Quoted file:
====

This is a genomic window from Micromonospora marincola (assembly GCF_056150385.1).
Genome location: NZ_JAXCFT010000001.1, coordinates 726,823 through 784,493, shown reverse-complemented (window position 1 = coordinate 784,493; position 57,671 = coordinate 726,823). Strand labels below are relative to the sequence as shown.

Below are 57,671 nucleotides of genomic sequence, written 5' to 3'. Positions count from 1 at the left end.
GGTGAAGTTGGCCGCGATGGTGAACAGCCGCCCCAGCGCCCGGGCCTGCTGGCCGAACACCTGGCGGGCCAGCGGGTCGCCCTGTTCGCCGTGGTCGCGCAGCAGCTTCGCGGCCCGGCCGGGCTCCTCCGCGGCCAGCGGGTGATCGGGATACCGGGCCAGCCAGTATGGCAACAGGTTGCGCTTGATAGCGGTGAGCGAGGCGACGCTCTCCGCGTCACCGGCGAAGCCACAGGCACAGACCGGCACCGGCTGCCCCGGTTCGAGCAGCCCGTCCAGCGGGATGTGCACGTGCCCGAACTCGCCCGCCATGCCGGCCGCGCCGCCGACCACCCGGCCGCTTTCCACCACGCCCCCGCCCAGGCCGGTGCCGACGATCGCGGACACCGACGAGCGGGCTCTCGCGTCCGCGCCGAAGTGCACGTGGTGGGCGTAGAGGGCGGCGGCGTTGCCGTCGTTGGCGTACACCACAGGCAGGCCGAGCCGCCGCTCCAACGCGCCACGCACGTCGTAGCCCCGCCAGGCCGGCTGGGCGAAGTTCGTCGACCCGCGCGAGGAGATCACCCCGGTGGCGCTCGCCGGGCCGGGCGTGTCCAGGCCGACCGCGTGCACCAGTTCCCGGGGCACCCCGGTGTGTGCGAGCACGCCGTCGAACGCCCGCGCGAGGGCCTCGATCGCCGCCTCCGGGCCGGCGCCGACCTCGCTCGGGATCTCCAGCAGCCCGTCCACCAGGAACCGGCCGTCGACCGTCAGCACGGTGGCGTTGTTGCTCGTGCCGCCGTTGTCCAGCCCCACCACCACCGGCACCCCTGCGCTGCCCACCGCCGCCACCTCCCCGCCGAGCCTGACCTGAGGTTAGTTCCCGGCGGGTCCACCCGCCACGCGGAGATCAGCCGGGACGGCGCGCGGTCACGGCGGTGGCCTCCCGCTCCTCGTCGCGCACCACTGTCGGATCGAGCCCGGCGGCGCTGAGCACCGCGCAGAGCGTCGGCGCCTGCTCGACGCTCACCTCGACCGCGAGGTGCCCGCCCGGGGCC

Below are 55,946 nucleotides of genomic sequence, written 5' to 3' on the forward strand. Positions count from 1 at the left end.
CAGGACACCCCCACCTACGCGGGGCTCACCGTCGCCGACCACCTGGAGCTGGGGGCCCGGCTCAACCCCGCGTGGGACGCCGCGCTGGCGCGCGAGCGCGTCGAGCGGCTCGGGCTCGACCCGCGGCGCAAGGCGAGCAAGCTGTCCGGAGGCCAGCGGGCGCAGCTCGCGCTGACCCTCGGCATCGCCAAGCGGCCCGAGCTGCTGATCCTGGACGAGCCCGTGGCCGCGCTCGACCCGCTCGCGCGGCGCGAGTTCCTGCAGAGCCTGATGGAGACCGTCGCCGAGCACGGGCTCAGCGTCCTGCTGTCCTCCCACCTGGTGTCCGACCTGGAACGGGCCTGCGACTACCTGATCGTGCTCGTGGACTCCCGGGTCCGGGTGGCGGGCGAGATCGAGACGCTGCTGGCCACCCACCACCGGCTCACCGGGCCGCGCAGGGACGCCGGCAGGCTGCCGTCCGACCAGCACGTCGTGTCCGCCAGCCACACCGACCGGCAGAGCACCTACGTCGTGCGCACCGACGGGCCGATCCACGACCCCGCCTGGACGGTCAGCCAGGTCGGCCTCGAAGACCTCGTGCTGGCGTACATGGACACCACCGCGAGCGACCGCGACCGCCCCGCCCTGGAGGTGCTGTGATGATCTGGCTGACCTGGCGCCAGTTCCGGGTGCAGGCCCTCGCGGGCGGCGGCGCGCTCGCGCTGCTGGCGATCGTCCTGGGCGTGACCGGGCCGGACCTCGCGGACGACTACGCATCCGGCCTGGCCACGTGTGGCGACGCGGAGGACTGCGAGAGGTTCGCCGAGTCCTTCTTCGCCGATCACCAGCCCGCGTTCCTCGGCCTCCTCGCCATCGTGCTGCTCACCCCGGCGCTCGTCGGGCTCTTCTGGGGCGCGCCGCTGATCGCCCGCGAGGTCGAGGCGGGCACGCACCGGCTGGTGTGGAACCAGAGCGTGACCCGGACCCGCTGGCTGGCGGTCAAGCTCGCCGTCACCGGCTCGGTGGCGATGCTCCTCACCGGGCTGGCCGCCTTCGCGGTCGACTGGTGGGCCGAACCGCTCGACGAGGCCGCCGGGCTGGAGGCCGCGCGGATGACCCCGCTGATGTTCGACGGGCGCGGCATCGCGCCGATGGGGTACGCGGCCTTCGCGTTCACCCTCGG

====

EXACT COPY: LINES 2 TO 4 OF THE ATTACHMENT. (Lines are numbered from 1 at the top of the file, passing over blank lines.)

Genome location: NZ_JAXCFT010000001.1, coordinates 726,823 through 784,493, shown reverse-complemented (window position 1 = coordinate 784,493; position 57,671 = coordinate 726,823). Strand labels below are relative to the sequence as shown.

Below are 57,671 nucleotides of genomic sequence, written 5' to 3'. Positions count from 1 at the left end.
GGTGAAGTTGGCCGCGATGGTGAACAGCCGCCCCAGCGCCCGGGCCTGCTGGCCGAACACCTGGCGGGCCAGCGGGTCGCCCTGTTCGCCGTGGTCGCGCAGCAGCTTCGCGGCCCGGCCGGGCTCCTCCGCGGCCAGCGGGTGATCGGGATACCGGGCCAGCCAGTATGGCAACAGGTTGCGCTTGATAGCGGTGAGCGAGGCGACGCTCTCCGCGTCACCGGCGAAGCCACAGGCACAGACCGGCACCGGCTGCCCCGGTTCGAGCAGCCCGTCCAGCGGGATGTGCACGTGCCCGAACTCGCCCGCCATGCCGGCCGCGCCGCCGACCACCCGGCCGCTTTCCACCACGCCCCCGCCCAGGCCGGTGCCGACGATCGCGGACACCGACGAGCGGGCTCTCGCGTCCGCGCCGAAGTGCACGTGGTGGGCGTAGAGGGCGGCGGCGTTGCCGTCGTTGGCGTACACCACAGGCAGGCCGAGCCGCCGCTCCAACGCGCCACGCACGTCGTAGCCCCGCCAGGCCGGCTGGGCGAAGTTCGTCGACCCGCGCGAGGAGATCACCCCGGTGGCGCTCGCCGGGCCGGGCGTGTCCAGGCCGACCGCGTGCACCAGTTCCCGGGGCACCCCGGTGTGTGCGAGCACGCCGTCGAACGCCCGCGCGAGGGCCTCGATCGCCGCCTCCGGGCCGGCGCCGACCTCGCTCGGGATCTCCAGCAGCCCGTCCACCAGGAACCGGCCGTCGACCGTCAGCACGGTGGCGTTGTTGCTCGTGCCGCCGTTGTCCAGCCCCACCACCACCGGCACCCCTGCGCTGCCCACCGCCGCCACCTCCCCGCCGAGCCTGACCTGAGGTTAGTTCCCGGCGGGTCCACCCGCCACGCGGAGATCAGCCGGGACGGCGCGCGGTCACGGCGGTGGCCTCCCGCTCCTCGTCGCGCACCACTGTCGGATCGAGCCCGGCGGCGCTGAGCACCGCGCAGAGCGTCGGCGCCTGCTCGACGCTCACCTCGACCGCGAGGTGCCCGCCCGGGGCC